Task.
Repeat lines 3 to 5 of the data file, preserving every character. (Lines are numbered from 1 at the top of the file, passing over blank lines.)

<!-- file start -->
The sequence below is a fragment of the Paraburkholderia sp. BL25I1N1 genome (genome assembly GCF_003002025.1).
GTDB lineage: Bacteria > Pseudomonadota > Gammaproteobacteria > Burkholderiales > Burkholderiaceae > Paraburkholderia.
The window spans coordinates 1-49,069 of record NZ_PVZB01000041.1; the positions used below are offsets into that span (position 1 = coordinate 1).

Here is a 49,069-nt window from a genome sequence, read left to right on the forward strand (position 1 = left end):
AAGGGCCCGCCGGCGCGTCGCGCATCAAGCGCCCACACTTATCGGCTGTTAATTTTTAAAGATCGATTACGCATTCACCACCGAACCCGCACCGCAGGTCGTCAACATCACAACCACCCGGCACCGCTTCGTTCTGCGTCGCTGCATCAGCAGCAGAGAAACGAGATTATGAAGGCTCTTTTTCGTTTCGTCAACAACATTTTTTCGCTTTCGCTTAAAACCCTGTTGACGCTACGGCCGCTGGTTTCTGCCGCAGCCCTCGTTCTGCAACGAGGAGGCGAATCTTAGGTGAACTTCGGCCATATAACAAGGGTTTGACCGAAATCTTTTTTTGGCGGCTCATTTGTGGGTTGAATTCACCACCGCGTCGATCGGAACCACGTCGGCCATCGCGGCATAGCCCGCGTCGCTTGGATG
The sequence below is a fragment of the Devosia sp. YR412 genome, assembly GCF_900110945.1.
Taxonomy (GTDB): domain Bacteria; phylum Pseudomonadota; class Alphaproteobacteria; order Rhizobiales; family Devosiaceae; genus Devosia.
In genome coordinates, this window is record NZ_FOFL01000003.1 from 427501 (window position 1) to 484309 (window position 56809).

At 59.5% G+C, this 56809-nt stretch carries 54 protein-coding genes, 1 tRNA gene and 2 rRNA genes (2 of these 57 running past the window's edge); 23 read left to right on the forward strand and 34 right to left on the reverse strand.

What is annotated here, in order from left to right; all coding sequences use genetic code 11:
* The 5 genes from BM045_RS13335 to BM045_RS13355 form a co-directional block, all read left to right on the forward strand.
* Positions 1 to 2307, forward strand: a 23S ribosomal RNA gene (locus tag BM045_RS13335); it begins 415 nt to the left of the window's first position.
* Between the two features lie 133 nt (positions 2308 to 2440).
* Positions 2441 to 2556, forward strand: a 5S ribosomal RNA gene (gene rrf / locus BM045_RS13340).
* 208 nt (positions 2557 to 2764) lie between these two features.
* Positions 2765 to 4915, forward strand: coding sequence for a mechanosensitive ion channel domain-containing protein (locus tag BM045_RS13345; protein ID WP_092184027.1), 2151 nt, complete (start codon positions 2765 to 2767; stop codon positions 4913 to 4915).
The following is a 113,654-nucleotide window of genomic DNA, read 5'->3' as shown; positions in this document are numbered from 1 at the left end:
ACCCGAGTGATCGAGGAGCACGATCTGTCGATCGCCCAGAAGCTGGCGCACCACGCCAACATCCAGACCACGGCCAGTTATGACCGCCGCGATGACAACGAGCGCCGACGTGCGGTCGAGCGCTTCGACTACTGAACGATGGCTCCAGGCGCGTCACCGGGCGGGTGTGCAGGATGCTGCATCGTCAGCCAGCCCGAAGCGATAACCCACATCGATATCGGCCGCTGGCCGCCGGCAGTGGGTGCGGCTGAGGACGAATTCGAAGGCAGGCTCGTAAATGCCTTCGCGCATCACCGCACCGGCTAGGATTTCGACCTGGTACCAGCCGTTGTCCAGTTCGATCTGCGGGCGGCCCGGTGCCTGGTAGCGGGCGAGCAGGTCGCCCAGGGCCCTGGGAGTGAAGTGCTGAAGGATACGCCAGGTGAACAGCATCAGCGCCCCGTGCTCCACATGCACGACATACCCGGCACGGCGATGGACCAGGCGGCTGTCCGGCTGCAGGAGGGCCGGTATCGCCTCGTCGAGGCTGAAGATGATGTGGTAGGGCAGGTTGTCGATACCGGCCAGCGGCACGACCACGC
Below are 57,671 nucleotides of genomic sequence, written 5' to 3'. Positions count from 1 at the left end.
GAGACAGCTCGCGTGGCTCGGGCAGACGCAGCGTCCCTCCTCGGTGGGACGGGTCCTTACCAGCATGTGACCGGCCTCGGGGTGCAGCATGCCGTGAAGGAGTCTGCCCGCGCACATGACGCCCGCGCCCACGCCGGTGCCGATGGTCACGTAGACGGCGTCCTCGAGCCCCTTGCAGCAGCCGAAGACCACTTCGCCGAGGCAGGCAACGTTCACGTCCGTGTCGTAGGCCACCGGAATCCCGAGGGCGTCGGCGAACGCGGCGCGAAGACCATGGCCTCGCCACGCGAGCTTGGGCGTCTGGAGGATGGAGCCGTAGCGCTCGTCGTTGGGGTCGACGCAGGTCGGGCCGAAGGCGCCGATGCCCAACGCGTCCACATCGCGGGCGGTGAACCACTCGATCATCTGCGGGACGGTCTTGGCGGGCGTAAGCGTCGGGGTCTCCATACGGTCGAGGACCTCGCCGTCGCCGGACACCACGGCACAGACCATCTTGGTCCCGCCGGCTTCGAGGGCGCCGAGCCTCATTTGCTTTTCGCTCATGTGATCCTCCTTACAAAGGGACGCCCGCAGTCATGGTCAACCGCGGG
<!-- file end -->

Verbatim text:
The window spans coordinates 1-49,069 of record NZ_PVZB01000041.1; the positions used below are offsets into that span (position 1 = coordinate 1).

Here is a 49,069-nt window from a genome sequence, read left to right on the forward strand (position 1 = left end):
AAGGGCCCGCCGGCGCGTCGCGCATCAAGCGCCCACACTTATCGGCTGTTAATTTTTAAAGATCGATTACGCATTCACCACCGAACCCGCACCGCAGGTCGTCAACATCACAACCACCCGGCACCGCTTCGTTCTGCGTCGCTGCATCAGCAGCAGAGAAACGAGATTATGAAGGCTCTTTTTCGTTTCGTCAACAACATTTTTTCGCTTTCGCTTAAAACCCTGTTGACGCTACGGCCGCTGGTTTCTGCCGCAGCCCTCGTTCTGCAACGAGGAGGCGAATCTTAGGTGAACTTCGGCCATATAACAAGGGTTTGACCGAAATCTTTTTTTGGCGGCTCATTTGTGGGTTGAATTCACCACCGCGTCGATCGGAACCACGTCGGCCATCGCGGCATAGCCCGCGTCGCTTGGATG